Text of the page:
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Technical Paper

The Development and Application of a Diesel Ignition and Combustion Model for Multidimensional Engine Simulation

An integrated numerical model has been developed for diesel engine computations based on the KIVA-II code. The model incorporates a modified RNG k-ε, turbulence model, a ‘wave’ breakup spray model, the Shell ignition model, the laminar-and-turbulent characteristic-time combustion model, a crevice flow model, a spray/wall impingement model that includes rebounding and breaking-up drops, and other improved submodels in the KIVA code. The model was validated and applied to model successfully different types of diesel engines under various operating conditions. These engines include a Caterpillar engine with different injection pressures at different injection timings, a small Tacom engine at different loads, and a Cummins engine modified by Sandia for optical experiments. Good levels of agreement in cylinder pressures and heat release rate data were obtained using the same computer model for all engine cases.
Technical Paper

In-Cylinder Diesel Flame Imaging Compared with Numerical Computations

An image acquisition-and-processing camera system was developed for in-cylinder diagnostics of a single-cylinder heavy duty diesel engine. The engine was equipped with an electronically-controlled common-rail fuel injection system that allowed both single and split (multiple) injections to be studied. The imaging system uses an endoscope to acquire luminous flame images from the combustion chamber and ensures minimum modification to the engine geometry. The system also includes an optical linkage, an image intensifier, a CID camera, a frame grabber, control circuitry and a computer. Experiments include both single and split injection cases at 90 MPa and 45 MPa injection pressures at 3/4 load and 1600 rev/min with simulated turbocharging. For the single injection at high injection pressure (90 MPa) the results show that the first luminous emissions from the ignition zone occur very close to the injector exit followed by rapid luminous flame spreading.
Technical Paper

Modeling Combustion in Compression Ignition Homogeneous Charge Engines

The combustion mechanism in a Compression Ignition Homogeneous Charge (CIHC) engine was studied. Previous experiments done on a four-stroke CIHC engine were modeled using the KIVA-II code with modifications to the combustion, heat transfer, and crevice flow submodels. A laminar and turbulence characteristic time combustion model that has been used for spark-ignited engine studies was extended to allow predictions of ignition. The rate of conversion from one chemical species to another is modeled using a characteristic time which is the sum of a laminar (high temperature) chemistry time, an ignition (low temperature) chemistry time, and a turbulence mixing time. The ignition characteristic time was modeled using data from elementary initiation reactions and has the Arrhenius form. It was found to be possible to match all engine test cases reasonably well with one set of combustion model constants.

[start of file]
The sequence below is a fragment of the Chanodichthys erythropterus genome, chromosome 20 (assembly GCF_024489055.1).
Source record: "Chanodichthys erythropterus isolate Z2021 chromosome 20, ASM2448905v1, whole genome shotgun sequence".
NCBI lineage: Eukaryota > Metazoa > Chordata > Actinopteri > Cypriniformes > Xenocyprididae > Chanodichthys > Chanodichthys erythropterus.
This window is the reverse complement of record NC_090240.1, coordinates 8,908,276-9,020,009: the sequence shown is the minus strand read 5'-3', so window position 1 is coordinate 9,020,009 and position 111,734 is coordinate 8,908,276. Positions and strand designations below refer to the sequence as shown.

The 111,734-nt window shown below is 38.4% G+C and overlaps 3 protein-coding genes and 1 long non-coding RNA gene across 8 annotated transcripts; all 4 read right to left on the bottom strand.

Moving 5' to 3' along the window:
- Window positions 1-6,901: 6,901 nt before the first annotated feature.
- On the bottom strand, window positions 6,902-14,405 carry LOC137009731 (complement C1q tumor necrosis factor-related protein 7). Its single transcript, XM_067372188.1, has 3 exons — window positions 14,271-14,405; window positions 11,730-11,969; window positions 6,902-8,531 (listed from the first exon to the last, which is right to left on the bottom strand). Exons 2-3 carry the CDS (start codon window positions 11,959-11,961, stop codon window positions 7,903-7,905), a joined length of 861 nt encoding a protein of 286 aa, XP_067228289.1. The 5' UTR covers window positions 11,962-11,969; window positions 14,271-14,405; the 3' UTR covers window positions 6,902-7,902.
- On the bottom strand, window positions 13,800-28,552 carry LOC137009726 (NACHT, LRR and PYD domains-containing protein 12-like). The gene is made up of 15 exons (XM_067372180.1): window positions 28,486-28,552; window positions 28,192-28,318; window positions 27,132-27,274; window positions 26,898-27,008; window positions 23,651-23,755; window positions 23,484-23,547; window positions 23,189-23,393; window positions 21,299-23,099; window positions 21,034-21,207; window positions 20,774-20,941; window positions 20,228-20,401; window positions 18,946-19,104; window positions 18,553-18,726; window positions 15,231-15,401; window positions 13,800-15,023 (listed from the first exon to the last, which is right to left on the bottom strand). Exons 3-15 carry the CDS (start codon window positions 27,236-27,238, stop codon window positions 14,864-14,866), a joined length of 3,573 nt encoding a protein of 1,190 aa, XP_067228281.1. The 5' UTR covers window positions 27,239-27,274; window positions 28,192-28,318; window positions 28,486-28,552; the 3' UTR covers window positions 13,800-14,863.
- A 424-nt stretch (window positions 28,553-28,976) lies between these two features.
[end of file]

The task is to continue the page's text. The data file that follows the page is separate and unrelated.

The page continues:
Technical Paper

Experiments and CFD Modeling of Direct Injection Gasoline HCCI Engine Combustion

The present study investigated HCCI combustion in a heavy-duty diesel engine both experimentally and numerically. The engine was equipped with a hollow-cone pressure-swirl injector using gasoline direct injection. Characteristics of HCCI combustion were obtained by very early injection with a heated intake charge. Experimental results showed an increase in NOx emission and a decrease in UHC as the injection timing was retarded. It was also found that optimization can be achieved by controlling the intake temperature together with the start-of-injection timing. The experiments were modeled by using an engine CFD code with detailed chemistry. The CHEMKIN code was implemented into KIVA-3V such that the chemistry and flow solutions were coupled. The model predicted ignition timing, cylinder pressure, and heat release rates reasonably well. The NOx emissions were found to increase as the injection timing was retarded, in agreement with experimental results.
Technical Paper

Investigation of Hydrocarbon Emissions from a Direct Injection-Gasoline Premixed Charge Compression Ignited Engine

The causes of Unburned Hydrocarbon (UHC) emissions from a premixed compression ignited engine were investigated for both homogeneous and stratified charge conditions. A fast response Flame Ionization Detector (fast FID) was used to provide cycle-resolved UHC exhaust emission measurements. These fast FID UHC measurements were coupled with numerical flow simulation results to provide quantitative and qualitative insight into the sources of UHC emissions. The combined results were used to evaluate the effects of engine load, local gas temperatures, fuel stratification, and crevice quenching on UHC emissions.